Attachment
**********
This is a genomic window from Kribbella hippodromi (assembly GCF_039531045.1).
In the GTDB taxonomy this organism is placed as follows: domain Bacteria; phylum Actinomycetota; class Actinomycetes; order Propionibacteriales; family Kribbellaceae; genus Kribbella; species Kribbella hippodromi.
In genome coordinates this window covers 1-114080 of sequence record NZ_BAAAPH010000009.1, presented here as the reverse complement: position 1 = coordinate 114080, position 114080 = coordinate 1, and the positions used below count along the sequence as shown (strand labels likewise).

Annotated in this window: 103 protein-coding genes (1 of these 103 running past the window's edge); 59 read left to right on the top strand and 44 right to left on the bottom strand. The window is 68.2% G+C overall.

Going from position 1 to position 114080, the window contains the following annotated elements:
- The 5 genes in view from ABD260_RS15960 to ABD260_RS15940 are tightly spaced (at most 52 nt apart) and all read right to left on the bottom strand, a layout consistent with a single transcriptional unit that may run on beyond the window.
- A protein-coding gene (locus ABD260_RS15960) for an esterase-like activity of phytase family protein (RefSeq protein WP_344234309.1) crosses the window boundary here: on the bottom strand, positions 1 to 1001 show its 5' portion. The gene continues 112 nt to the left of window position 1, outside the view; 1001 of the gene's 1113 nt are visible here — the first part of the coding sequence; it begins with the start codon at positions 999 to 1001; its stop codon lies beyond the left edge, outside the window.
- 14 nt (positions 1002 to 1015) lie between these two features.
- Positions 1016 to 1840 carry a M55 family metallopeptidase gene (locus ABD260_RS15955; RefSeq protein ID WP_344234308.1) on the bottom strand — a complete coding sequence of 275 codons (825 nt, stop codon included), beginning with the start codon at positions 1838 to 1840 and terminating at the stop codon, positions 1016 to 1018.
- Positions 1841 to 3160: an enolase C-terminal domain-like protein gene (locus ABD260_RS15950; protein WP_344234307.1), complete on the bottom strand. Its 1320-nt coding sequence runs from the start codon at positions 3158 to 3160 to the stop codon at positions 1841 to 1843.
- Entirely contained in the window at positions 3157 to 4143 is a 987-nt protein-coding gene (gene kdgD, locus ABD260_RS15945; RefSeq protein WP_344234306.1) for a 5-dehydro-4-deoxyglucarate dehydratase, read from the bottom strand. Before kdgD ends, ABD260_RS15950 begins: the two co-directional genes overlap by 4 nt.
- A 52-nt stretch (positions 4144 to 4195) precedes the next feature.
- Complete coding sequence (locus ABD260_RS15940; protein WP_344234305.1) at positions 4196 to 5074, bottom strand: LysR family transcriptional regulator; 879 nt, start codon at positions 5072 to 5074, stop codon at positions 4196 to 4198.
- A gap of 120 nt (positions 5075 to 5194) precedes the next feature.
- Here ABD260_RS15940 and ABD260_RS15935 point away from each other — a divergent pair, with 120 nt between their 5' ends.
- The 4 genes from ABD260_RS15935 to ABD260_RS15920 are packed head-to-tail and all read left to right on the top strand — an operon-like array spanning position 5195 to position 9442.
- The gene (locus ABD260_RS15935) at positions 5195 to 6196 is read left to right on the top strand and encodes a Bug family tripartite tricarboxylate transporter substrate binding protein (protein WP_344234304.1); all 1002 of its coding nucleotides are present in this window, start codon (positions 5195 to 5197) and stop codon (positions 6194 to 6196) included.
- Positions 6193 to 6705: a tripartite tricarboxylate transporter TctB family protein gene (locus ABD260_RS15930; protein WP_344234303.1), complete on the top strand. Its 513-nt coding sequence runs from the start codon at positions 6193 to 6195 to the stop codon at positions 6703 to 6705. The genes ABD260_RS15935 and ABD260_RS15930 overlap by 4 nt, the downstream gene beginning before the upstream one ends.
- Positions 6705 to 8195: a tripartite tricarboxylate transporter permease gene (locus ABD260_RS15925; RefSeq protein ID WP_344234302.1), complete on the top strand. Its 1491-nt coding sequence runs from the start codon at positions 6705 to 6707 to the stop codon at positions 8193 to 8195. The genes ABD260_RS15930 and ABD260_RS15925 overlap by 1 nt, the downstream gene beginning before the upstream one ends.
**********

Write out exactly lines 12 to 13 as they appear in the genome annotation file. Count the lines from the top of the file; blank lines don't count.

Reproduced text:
- A 52-nt stretch (positions 4144 to 4195) precedes the next feature.
- Complete coding sequence (locus ABD260_RS15940; protein WP_344234305.1) at positions 4196 to 5074, bottom strand: LysR family transcriptional regulator; 879 nt, start codon at positions 5072 to 5074, stop codon at positions 4196 to 4198.